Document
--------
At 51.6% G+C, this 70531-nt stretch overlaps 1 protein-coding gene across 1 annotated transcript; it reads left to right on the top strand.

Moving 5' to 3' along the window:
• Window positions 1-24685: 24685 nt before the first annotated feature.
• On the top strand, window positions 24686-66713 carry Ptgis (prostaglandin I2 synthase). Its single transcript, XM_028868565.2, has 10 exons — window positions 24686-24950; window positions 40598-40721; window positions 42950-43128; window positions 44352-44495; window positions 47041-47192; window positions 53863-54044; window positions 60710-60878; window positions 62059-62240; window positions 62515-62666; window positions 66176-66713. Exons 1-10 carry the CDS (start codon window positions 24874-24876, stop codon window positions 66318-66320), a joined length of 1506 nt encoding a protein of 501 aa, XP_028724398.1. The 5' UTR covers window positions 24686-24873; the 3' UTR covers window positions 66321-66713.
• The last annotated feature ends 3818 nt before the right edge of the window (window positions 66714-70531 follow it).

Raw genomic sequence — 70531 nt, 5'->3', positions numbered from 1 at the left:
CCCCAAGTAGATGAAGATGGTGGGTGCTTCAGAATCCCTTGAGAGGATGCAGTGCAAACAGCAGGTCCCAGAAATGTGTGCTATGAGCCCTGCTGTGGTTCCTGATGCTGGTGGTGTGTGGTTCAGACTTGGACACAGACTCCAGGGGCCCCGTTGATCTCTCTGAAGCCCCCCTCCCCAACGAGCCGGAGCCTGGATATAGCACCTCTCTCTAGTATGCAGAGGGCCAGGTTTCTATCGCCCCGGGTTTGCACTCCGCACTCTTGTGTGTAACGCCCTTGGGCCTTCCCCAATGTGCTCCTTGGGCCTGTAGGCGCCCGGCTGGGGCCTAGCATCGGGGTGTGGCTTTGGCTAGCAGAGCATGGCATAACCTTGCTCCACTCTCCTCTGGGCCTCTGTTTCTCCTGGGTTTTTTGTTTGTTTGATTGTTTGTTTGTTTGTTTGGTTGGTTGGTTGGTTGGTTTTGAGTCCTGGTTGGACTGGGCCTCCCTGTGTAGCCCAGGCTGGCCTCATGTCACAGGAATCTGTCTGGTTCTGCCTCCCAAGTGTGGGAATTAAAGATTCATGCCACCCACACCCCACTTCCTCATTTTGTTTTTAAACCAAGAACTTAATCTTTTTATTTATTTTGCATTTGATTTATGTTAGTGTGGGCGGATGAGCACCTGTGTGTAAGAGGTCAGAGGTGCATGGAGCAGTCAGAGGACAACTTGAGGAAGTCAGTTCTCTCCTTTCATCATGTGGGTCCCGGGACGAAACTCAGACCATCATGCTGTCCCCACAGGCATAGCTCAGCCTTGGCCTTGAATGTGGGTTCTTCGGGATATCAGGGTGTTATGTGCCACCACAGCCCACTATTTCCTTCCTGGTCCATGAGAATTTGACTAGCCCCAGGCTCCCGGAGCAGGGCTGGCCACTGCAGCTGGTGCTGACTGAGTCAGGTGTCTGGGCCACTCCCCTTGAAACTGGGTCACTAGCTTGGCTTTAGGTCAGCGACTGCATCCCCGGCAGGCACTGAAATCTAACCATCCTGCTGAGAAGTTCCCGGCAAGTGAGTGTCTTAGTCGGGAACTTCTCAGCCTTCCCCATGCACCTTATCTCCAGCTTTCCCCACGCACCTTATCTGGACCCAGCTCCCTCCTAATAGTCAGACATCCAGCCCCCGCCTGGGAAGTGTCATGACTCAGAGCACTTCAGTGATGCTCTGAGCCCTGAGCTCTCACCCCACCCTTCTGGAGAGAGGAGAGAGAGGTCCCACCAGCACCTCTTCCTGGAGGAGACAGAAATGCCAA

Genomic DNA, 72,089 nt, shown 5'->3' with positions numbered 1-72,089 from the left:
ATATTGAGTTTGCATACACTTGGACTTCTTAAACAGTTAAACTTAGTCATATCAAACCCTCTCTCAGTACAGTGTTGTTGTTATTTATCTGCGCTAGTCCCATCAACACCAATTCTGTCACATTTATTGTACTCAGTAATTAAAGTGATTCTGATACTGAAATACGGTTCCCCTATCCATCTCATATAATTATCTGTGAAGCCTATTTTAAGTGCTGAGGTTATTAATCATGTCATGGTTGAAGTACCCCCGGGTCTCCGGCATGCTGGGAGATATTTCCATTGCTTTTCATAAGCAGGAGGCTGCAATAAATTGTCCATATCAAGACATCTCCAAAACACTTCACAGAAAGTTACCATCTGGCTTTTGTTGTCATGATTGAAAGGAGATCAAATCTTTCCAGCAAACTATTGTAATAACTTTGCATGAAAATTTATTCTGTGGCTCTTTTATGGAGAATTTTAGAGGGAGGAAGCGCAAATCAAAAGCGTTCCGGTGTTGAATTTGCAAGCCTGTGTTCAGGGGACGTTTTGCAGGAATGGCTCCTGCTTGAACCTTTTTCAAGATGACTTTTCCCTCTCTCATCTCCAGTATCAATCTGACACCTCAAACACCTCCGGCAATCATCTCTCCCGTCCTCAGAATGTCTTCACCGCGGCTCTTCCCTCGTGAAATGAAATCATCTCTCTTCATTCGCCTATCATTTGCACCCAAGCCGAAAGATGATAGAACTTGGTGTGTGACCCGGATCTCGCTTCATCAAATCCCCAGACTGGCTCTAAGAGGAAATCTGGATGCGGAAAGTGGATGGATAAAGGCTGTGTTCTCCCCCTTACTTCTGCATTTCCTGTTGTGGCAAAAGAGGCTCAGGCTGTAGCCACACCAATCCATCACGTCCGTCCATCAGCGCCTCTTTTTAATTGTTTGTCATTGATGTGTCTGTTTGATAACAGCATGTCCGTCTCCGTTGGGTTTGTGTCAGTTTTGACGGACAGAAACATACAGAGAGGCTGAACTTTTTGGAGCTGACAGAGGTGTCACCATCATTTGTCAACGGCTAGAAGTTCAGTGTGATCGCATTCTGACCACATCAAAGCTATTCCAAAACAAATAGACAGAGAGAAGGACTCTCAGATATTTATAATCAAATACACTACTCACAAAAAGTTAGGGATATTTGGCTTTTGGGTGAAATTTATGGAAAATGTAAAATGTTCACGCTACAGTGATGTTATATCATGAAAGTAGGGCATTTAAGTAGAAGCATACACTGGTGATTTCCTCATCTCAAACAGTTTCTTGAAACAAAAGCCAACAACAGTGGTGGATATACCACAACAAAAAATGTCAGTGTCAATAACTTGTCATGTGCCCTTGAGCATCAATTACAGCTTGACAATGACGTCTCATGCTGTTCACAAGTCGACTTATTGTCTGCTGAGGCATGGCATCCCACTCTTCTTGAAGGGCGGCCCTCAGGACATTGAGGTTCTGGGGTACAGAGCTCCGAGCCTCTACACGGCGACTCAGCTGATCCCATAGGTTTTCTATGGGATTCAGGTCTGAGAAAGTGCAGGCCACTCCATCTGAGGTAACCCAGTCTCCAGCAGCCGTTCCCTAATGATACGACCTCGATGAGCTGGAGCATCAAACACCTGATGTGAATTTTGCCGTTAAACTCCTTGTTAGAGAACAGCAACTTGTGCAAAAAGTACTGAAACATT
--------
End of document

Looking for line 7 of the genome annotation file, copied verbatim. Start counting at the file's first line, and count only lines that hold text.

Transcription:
CCCCAAGTAGATGAAGATGGTGGGTGCTTCAGAATCCCTTGAGAGGATGCAGTGCAAACAGCAGGTCCCAGAAATGTGTGCTATGAGCCCTGCTGTGGTTCCTGATGCTGGTGGTGTGTGGTTCAGACTTGGACACAGACTCCAGGGGCCCCGTTGATCTCTCTGAAGCCCCCCTCCCCAACGAGCCGGAGCCTGGATATAGCACCTCTCTCTAGTATGCAGAGGGCCAGGTTTCTATCGCCCCGGGTTTGCACTCCGCACTCTTGTGTGTAACGCCCTTGGGCCTTCCCCAATGTGCTCCTTGGGCCTGTAGGCGCCCGGCTGGGGCCTAGCATCGGGGTGTGGCTTTGGCTAGCAGAGCATGGCATAACCTTGCTCCACTCTCCTCTGGGCCTCTGTTTCTCCTGGGTTTTTTGTTTGTTTGATTGTTTGTTTGTTTGTTTGGTTGGTTGGTTGGTTGGTTTTGAGTCCTGGTTGGACTGGGCCTCCCTGTGTAGCCCAGGCTGGCCTCATGTCACAGGAATCTGTCTGGTTCTGCCTCCCAAGTGTGGGAATTAAAGATTCATGCCACCCACACCCCACTTCCTCATTTTGTTTTTAAACCAAGAACTTAATCTTTTTATTTATTTTGCATTTGATTTATGTTAGTGTGGGCGGATGAGCACCTGTGTGTAAGAGGTCAGAGGTGCATGGAGCAGTCAGAGGACAACTTGAGGAAGTCAGTTCTCTCCTTTCATCATGTGGGTCCCGGGACGAAACTCAGACCATCATGCTGTCCCCACAGGCATAGCTCAGCCTTGGCCTTGAATGTGGGTTCTTCGGGATATCAGGGTGTTATGTGCCACCACAGCCCACTATTTCCTTCCTGGTCCATGAGAATTTGACTAGCCCCAGGCTCCCGGAGCAGGGCTGGCCACTGCAGCTGGTGCTGACTGAGTCAGGTGTCTGGGCCACTCCCCTTGAAACTGGGTCACTAGCTTGGCTTTAGGTCAGCGACTGCATCCCCGGCAGGCACTGAAATCTAACCATCCTGCTGAGAAGTTCCCGGCAAGTGAGTGTCTTAGTCGGGAACTTCTCAGCCTTCCCCATGCACCTTATCTCCAGCTTTCCCCACGCACCTTATCTGGACCCAGCTCCCTCCTAATAGTCAGACATCCAGCCCCCGCCTGGGAAGTGTCATGACTCAGAGCACTTCAGTGATGCTCTGAGCCCTGAGCTCTCACCCCACCCTTCTGGAGAGAGGAGAGAGAGGTCCCACCAGCACCTCTTCCTGGAGGAGACAGAAATGCCAA